The Death of Henry V

Most people know a least a little bit about the time God saved France from being owned by the English when He sent a French peasant girl named Joan of Arc to lead the Gallic troops and repel the Anglo aggressors. Fewer people know He had saved France from the English not long before, when He smote Henry V with dysentery and killed the king on 31 August 1422.

King_Henry_V_from_NPG

Dorky bowl haircut or not, Henry was a formidable warrior and an enviable commander. He was also merciless, and didn’t mid the slaughter of noncombatants, like women and children, if that got him closer to his goal. Good rulers are seldom also good people; complete asshats do much better at conquering territory. If the king had not died, the odds are that France would, like Scotland and Wales, be part of the United Kingdoms.

That isn’t an exaggeration. Henry invaded France in mid-August f 1415 and by the August of 1420 he and his troops were parked outside Paris.  His army had mowed down the French armed forces (most famously at Agincourt) thanks to the terrifyingly effective English longbow (which is actually Welsh). King Charles VI of France wasn’t a very capable sovereign even when he wasn’t cognitively impaired, so France was in big trouble. Charles, knowing that the unstoppable Henry was on his way to Paris, had no choice but to sign the Treaty of Troyes in May of 1420. The treaty made Henry V the de facto king of France and promised him the French throne in reality once Charles snuffed it. To seal the deal Henry was married to Charles’s daughter, Catherine of Valois.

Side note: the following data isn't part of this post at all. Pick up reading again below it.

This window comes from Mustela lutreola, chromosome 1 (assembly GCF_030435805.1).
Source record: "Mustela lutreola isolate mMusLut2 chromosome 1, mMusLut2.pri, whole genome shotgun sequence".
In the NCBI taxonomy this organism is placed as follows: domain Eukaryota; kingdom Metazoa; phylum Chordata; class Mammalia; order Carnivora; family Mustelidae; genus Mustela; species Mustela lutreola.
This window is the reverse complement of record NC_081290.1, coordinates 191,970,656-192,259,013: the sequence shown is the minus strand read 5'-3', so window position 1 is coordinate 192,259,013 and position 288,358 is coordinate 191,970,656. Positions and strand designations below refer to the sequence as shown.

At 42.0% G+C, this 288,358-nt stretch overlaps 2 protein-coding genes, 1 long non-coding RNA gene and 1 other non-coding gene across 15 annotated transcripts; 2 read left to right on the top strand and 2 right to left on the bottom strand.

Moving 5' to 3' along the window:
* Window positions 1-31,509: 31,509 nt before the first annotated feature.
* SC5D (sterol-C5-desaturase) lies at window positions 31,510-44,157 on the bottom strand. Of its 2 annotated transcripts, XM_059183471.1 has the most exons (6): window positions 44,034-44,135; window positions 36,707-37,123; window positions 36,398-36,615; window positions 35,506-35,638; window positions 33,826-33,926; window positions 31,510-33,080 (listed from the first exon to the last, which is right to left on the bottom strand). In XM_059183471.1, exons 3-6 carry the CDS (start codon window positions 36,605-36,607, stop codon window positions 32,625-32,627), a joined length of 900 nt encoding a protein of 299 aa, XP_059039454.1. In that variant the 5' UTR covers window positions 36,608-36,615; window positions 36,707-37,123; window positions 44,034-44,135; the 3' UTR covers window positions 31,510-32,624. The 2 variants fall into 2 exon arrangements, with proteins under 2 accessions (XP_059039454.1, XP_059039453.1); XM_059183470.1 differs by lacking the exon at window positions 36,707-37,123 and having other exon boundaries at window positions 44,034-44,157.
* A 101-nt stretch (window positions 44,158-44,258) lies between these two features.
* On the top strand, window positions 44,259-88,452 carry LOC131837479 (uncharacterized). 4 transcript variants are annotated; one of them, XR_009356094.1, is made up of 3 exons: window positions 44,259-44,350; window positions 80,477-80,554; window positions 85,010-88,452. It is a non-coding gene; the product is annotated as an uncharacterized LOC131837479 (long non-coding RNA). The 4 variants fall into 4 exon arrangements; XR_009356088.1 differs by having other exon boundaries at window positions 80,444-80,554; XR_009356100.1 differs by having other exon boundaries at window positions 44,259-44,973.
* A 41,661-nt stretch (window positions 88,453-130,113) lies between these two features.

Marriage_of_henry VI and_Catherine of Valois

I’ve always wondered how Catherine felt about this. She was basically being forced to wed a barbarian invader. The French considered England a savage backwater at the best of times and now she was going to have to go live there and bear the children of a man famous for his cruelties against the French.

Fun times, no?

Although Catherine did marry Henry and speedily give him a son (he even invaded French uteruses well), the Treaty of Troyes wasn’t worth the paper it was written on once Henry V died. As a six month old infant, Henry VI didn’t present the immediate threat his father had been and when the King of France died in 1422 the disinherited Dauphin decided to try to regain his rightful place as the next King of France. With Joan of Arc and God’s help, the Dauphin was indeed crowned King Charles VII. Poor Henry VI inherited is French grandfather’s mental illness and would eventually be overthrown and murdered by the House of York in his own country. The young widow Catherine would fall in love with a Welshman, and their heirs – in the form of the Tudors – would retake England for the Lancastrians.

None of that would have happened if Henry V hadn’t died so young. Weird how history works, isn’t it?

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